May 2, 2024 - Politics & Policy

Senate GOP zeros in on 4 top races in 2024

Sen. Steve Daines, R-Mont., conducts a news conference after the senate luncheons in the U.S. Capitol

Sen. Steve Daines (R-Mont.) conducts a news conference after the Senate luncheons, surrounded by (from left), Sens. Shelley Moore Capito (R-W.Va.), John Barrasso (R-Wyo.) John Thune (R-S.D.) and Senate Minority Leader Mitch McConnell (R-Ky.). Photo: Tom Williams/CQ-Roll Call via Getty Images

Senate Republicans are laser-focused on four states they see as their key to the majority: Montana, Ohio, Pennsylvania and Maryland.

Why it matters: The Senate map favors Republicans, giving them several opportunities to build a majority in the upper chamber. But every race will be a fight, and GOP leaders are keeping expectations low.

National Republican Senatorial Committee Chair Steve Daines (R-Mont.) told reporters Thursday morning that his only goal this election cycle was getting to 51.

  • "All I know is what matters the most is the majority. And 51 is what we're focused on," he said.
  • It comes after a rough 2022 election cycle for Senate Republicans, when Sen. Rick Scott (R-Fla.) was at the helm.

Between the lines: With West Virginia considered in the bag for Republicans after Sen. Joe Manchin's (D) retirement, getting to 51 would mean winning just one of eight competitive senate races this year.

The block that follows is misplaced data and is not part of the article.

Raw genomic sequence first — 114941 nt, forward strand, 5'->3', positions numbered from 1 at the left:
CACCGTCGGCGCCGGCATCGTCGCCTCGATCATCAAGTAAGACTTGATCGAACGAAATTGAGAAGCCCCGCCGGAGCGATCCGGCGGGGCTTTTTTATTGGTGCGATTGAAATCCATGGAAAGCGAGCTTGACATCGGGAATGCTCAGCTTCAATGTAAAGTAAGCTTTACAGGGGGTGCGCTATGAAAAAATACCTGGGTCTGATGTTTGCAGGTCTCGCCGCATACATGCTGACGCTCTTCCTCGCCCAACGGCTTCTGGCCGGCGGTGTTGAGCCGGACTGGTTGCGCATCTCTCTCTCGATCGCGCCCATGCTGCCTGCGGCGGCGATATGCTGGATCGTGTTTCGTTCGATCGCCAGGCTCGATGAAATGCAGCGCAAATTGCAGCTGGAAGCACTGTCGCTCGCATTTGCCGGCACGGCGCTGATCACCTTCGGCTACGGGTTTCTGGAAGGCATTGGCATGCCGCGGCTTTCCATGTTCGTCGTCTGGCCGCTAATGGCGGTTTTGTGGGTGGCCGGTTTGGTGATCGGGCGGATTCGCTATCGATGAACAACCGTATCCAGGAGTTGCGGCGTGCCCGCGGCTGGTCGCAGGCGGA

• That's assuming Sens. Rick Scott (R-Fla.) and Ted Cruz (R-Texas) hold on to their seats.

Zoom in: Senate Minority Leader Mitch McConnell (R-Ky.) told Politico, "You take polls around Labor Day and begin to decide where you're going to play. But we know where we're going to play for sure right now: Montana, Ohio, Pennsylvania, Maryland."

  • That would mean ousting Democratic incumbent Sens. Jon Tester in Montana, Sherrod Brown in Ohio or Bob Casey Jr. in Pennsylvania, or winning an open seat in Maryland.
  • Republican's recruitment of former Gov. Larry Hogan is the only reason the deep blue state of Maryland is seriously in play.
  • Daines said he expects having Trump on the ballot to help them in Montana, as the state voted for the former president by 16 percentage points in 2020.

The intrigue: McConnell expressed less optimism about winning a seat in the battleground state of Arizona, where Trump ally and election denier Kari Lake is running against Rep. Ruben Gallego (D-Ariz.)

  • "You've got a quality candidate we think in Wisconsin, a quality candidate in Nevada who's got a tough primary apparently. And who knows about Arizona," McConnell told Politico.
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